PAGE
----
Another home and away season comes to its conclusion this week in the AFL. For the first time in a long time two positions in the top four (or five) are uncertain, and there are conceivable scenarios for one of four teams to finish eighth. I think Geelong will probably be first, then Brisbane, West Coast, Richmond, Collingwood, GWS, Essendon, and Western Bulldogs. I also think Brisbane are a good chance to beat Richmond. They played a day earlier, and Richmond’s game was played in wet weather and would have been very draining. If Brisbane can stay close they should finish stronger.
In the NRL anything below sixth is definitely making up numbers. Easts are just waiting for the games where it counts.

NRL (last round 6/8; season tally 106/168)
Paramatta
Penrith
Souths
Cronulla
Wests
Easts
Manly
Melbourne
Canberra

AFL (last round 5/9; season tally 118/189)
Collingwood
Sydney
North Melbourne
Geelong
Greater Western Sydney
West Coast
Western Bulldogs
Brisbane
Port Adelaide


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The Word That Rocks Your World (via Will Willimon)

Will Willimon relates a lesson about Scripture that he attributes to learning from Karl Barth in his memoir, Accidental Preacher.
Sometimes preachers are tempted to figure out how to make texts relevant to the lives of hearers.
Scripture calls us to realise that our lives need transformation, not fine-tuning.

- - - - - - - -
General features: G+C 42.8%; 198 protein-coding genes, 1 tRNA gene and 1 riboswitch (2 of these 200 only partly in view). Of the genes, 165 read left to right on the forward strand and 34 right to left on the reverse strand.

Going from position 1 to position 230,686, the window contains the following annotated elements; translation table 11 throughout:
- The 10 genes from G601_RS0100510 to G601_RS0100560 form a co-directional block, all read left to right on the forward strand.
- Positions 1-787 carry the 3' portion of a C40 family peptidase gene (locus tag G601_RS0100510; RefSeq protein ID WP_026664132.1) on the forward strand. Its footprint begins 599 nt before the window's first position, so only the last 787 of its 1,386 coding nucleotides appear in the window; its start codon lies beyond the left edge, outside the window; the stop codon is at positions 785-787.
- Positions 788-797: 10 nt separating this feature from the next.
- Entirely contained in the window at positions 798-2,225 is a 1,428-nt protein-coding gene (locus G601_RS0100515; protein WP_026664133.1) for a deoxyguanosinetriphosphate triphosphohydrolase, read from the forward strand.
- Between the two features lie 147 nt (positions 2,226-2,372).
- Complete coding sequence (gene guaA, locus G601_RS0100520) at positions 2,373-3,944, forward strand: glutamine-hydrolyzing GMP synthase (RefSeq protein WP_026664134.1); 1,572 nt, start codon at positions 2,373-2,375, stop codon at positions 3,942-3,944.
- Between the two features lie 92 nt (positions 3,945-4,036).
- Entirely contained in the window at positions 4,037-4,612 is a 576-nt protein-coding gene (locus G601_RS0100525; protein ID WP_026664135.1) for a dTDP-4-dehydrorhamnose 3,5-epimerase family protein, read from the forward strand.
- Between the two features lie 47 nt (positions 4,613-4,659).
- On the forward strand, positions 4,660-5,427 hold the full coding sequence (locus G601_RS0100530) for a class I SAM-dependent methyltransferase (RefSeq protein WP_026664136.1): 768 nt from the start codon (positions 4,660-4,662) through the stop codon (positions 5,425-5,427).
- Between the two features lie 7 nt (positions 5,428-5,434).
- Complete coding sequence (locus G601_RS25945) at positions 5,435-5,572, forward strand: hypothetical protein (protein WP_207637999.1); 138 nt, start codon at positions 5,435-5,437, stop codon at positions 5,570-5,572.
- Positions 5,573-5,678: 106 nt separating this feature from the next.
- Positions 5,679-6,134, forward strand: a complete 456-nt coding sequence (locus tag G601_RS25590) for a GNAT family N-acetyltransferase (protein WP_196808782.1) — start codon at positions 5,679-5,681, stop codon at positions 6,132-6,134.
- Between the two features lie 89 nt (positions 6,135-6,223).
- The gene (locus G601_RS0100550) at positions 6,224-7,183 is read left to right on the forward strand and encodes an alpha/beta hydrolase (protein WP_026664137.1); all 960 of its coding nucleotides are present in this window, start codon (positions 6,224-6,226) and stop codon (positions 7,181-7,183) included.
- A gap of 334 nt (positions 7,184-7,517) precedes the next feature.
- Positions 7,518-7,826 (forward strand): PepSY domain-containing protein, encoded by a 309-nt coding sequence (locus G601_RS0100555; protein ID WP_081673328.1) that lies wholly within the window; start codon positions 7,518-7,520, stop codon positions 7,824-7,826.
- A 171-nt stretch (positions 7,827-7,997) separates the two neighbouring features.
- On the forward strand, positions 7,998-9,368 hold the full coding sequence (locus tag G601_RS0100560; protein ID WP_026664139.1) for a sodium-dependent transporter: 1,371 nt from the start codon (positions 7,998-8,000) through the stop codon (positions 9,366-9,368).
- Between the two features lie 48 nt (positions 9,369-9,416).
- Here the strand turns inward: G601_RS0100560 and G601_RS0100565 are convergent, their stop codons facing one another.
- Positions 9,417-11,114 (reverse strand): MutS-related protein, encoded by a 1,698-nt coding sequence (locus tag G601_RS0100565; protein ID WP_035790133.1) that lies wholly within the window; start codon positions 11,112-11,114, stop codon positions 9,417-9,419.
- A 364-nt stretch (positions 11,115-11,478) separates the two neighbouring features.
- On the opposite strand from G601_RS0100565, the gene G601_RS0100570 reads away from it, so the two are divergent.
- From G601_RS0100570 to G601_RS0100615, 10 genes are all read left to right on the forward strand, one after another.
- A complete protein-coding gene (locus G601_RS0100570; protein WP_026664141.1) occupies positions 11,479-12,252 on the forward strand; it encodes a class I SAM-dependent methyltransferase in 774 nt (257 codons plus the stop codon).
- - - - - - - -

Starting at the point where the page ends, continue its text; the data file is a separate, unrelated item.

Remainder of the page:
(You might think I’m cherry-picking all the best bits of this book, but I think all the rest is just as good as the excerpts I’ve been posting. I’m enjoying every page.)

Barth taught me that when interpreting an odd biblical text, mind the gap between you and God. The question to put to a passage of Scripture is not the modern, self-important, “How is this relevant to my life?” or, “How can I make this text make sense?” The proper question, said Barth, is, “How is God calling me to change? What would I have to relinquish , for this text to make sense?”
Scripture’s sly intent is not agreement but conversion. Something is gained, yes, but much can be lost as well. After a service, an. attendee says, “You preachers never talk about anything that’s related to my world.”
I try to find a nice way to say, “Idiot! Scripture doesn’t want to ‘relate to your world.’ Scripture wants to rock your world.”